The problem of SVM for Imbalance Data
I accidentally made some mistakes in my codes which lead to using almost 10 times of negative samples than positive samples for training a SVM classifier. The performance drops almost 30%, which is quite significant. The overwhelming negative samples biased the classification boundary. Here’s a nice paper in ECML 2004 that studies on this problem. The author summarizes three reasons on the cause of performance loss with imbalanced data.
1. Positive points lie further from the ideal boundary.
An intuitive way to think about this is using the example provided by the author: draw n randomly chosen numbers between 1 to 100 from a uniform distribution (because it’s uniform, at each draw, the chance of drawing 100 is 1/100), the chances of drawing a number close to 100 would improve with increasing of n(n/100).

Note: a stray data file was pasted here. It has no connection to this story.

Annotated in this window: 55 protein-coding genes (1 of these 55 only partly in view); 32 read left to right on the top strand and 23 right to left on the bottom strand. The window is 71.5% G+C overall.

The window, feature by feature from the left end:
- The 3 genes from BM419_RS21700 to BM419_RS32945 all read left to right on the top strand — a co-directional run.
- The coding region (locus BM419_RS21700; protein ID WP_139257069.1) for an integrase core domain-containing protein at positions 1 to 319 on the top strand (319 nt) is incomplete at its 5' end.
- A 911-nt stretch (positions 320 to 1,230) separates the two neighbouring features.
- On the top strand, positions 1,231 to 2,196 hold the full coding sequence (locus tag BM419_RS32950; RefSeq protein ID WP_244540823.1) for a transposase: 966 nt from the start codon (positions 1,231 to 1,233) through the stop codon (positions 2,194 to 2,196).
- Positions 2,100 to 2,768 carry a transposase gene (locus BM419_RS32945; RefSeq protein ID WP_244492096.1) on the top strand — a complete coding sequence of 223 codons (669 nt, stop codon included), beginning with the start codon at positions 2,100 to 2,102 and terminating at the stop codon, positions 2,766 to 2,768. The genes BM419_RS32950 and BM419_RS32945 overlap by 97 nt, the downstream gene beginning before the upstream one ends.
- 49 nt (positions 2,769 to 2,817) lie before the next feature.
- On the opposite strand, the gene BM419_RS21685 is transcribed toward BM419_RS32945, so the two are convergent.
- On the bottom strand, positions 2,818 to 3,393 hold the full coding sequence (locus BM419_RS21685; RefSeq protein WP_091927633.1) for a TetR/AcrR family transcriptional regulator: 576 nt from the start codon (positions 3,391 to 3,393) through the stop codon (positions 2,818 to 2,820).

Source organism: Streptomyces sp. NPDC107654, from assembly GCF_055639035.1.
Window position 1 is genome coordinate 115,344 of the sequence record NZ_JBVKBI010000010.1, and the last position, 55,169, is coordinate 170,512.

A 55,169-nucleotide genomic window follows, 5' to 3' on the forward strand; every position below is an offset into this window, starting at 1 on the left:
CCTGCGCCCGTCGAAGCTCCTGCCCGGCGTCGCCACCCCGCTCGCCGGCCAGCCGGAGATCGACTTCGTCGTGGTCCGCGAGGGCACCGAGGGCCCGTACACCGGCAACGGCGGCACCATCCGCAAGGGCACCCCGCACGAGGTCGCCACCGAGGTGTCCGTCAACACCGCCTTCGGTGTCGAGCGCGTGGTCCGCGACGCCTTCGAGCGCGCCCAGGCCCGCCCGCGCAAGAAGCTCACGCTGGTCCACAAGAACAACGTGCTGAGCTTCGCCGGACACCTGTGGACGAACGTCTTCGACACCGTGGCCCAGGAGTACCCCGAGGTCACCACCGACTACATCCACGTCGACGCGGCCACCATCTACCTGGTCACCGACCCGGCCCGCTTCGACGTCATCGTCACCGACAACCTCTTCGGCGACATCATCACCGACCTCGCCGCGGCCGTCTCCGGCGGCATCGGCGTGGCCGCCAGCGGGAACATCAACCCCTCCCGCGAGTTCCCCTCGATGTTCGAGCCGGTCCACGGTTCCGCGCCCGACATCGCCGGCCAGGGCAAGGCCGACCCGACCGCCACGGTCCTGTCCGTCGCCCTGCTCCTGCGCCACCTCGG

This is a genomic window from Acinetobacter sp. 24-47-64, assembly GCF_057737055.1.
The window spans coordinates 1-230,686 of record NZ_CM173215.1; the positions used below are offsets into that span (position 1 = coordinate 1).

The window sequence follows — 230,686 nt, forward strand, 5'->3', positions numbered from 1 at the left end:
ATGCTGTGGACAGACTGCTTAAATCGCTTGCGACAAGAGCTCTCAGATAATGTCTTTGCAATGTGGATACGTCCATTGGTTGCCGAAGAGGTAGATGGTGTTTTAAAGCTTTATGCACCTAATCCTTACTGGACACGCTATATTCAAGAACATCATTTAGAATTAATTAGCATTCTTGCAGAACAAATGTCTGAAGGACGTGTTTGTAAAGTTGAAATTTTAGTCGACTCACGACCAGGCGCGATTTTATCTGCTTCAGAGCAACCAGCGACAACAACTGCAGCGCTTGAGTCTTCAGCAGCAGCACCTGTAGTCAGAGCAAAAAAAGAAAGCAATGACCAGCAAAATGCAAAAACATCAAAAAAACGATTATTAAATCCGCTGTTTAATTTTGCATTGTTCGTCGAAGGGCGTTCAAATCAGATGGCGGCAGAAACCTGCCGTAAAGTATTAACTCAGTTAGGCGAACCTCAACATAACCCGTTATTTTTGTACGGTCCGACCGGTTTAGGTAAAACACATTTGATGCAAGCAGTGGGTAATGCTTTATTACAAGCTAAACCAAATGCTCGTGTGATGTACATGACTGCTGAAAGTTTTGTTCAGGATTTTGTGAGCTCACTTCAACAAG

2. Weakness of soft-margines
The punishment term (C) minimizes the associated errors. If C is not very large, then SVM simply classify everything as negatives, because the error on few positive examples are so small.
3. Imbalanced Support Vector Ratio.
With imbalanced training data, the ratio between the positive and negative support vectors also becomes more imbalanced. Therefore, it increase the chance that the neighborhood of a test example is dominated by negative support vectors, and is more likely to classify boundary point as negative.